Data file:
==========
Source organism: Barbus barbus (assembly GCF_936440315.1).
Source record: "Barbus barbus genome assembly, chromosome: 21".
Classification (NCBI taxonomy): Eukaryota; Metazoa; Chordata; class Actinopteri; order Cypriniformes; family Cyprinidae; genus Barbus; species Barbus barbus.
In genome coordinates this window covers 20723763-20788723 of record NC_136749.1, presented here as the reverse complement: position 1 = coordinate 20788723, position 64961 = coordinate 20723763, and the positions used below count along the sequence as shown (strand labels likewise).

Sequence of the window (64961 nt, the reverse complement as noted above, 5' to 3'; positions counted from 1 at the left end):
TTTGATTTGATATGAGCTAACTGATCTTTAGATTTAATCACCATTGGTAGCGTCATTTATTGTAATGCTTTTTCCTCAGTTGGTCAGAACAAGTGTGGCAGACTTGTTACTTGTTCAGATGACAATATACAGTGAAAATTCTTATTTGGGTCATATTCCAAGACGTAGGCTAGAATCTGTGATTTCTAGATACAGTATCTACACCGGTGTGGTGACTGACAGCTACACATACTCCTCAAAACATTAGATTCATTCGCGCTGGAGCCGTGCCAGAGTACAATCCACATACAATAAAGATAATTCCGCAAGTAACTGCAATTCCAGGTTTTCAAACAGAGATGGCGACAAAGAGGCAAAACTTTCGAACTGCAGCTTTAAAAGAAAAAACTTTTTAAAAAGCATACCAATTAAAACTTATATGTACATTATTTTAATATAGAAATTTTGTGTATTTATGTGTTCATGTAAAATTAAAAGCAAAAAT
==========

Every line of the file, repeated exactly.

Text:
Source organism: Barbus barbus (assembly GCF_936440315.1).
Source record: "Barbus barbus genome assembly, chromosome: 21".
Classification (NCBI taxonomy): Eukaryota; Metazoa; Chordata; class Actinopteri; order Cypriniformes; family Cyprinidae; genus Barbus; species Barbus barbus.
In genome coordinates this window covers 20723763-20788723 of record NC_136749.1, presented here as the reverse complement: position 1 = coordinate 20788723, position 64961 = coordinate 20723763, and the positions used below count along the sequence as shown (strand labels likewise).

Sequence of the window (64961 nt, the reverse complement as noted above, 5' to 3'; positions counted from 1 at the left end):
TTTGATTTGATATGAGCTAACTGATCTTTAGATTTAATCACCATTGGTAGCGTCATTTATTGTAATGCTTTTTCCTCAGTTGGTCAGAACAAGTGTGGCAGACTTGTTACTTGTTCAGATGACAATATACAGTGAAAATTCTTATTTGGGTCATATTCCAAGACGTAGGCTAGAATCTGTGATTTCTAGATACAGTATCTACACCGGTGTGGTGACTGACAGCTACACATACTCCTCAAAACATTAGATTCATTCGCGCTGGAGCCGTGCCAGAGTACAATCCACATACAATAAAGATAATTCCGCAAGTAACTGCAATTCCAGGTTTTCAAACAGAGATGGCGACAAAGAGGCAAAACTTTCGAACTGCAGCTTTAAAAGAAAAAACTTTTTAAAAAGCATACCAATTAAAACTTATATGTACATTATTTTAATATAGAAATTTTGTGTATTTATGTGTTCATGTAAAATTAAAAGCAAAAAT